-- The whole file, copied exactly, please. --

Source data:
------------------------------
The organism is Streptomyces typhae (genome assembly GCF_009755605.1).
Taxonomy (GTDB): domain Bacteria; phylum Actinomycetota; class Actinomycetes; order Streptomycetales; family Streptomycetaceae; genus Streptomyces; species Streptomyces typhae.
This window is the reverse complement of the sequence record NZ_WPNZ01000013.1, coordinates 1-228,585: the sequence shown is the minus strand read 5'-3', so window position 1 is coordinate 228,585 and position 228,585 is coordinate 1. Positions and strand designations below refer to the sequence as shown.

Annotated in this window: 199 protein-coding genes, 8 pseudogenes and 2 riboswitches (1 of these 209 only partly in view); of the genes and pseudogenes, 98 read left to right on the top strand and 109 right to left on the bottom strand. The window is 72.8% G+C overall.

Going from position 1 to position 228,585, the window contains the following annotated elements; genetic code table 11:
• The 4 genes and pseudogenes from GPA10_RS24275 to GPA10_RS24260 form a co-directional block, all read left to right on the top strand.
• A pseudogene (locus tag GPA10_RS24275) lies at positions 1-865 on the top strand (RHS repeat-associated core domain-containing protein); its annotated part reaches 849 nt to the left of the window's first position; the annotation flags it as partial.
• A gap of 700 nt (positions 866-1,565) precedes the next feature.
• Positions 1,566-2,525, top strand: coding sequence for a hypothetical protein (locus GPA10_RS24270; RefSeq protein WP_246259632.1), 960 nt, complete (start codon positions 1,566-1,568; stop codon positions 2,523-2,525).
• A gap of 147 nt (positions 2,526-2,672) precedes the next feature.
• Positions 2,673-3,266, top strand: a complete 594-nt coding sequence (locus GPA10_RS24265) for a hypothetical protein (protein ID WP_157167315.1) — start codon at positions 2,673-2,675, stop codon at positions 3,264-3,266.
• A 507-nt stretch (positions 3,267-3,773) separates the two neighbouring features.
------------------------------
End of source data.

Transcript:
The organism is Streptomyces typhae (genome assembly GCF_009755605.1).
Taxonomy (GTDB): domain Bacteria; phylum Actinomycetota; class Actinomycetes; order Streptomycetales; family Streptomycetaceae; genus Streptomyces; species Streptomyces typhae.
This window is the reverse complement of the sequence record NZ_WPNZ01000013.1, coordinates 1-228,585: the sequence shown is the minus strand read 5'-3', so window position 1 is coordinate 228,585 and position 228,585 is coordinate 1. Positions and strand designations below refer to the sequence as shown.

Annotated in this window: 199 protein-coding genes, 8 pseudogenes and 2 riboswitches (1 of these 209 only partly in view); of the genes and pseudogenes, 98 read left to right on the top strand and 109 right to left on the bottom strand. The window is 72.8% G+C overall.

Going from position 1 to position 228,585, the window contains the following annotated elements; genetic code table 11:
• The 4 genes and pseudogenes from GPA10_RS24275 to GPA10_RS24260 form a co-directional block, all read left to right on the top strand.
• A pseudogene (locus tag GPA10_RS24275) lies at positions 1-865 on the top strand (RHS repeat-associated core domain-containing protein); its annotated part reaches 849 nt to the left of the window's first position; the annotation flags it as partial.
• A gap of 700 nt (positions 866-1,565) precedes the next feature.
• Positions 1,566-2,525, top strand: coding sequence for a hypothetical protein (locus GPA10_RS24270; RefSeq protein WP_246259632.1), 960 nt, complete (start codon positions 1,566-1,568; stop codon positions 2,523-2,525).
• A gap of 147 nt (positions 2,526-2,672) precedes the next feature.
• Positions 2,673-3,266, top strand: a complete 594-nt coding sequence (locus GPA10_RS24265) for a hypothetical protein (protein ID WP_157167315.1) — start codon at positions 2,673-2,675, stop codon at positions 3,264-3,266.
• A 507-nt stretch (positions 3,267-3,773) separates the two neighbouring features.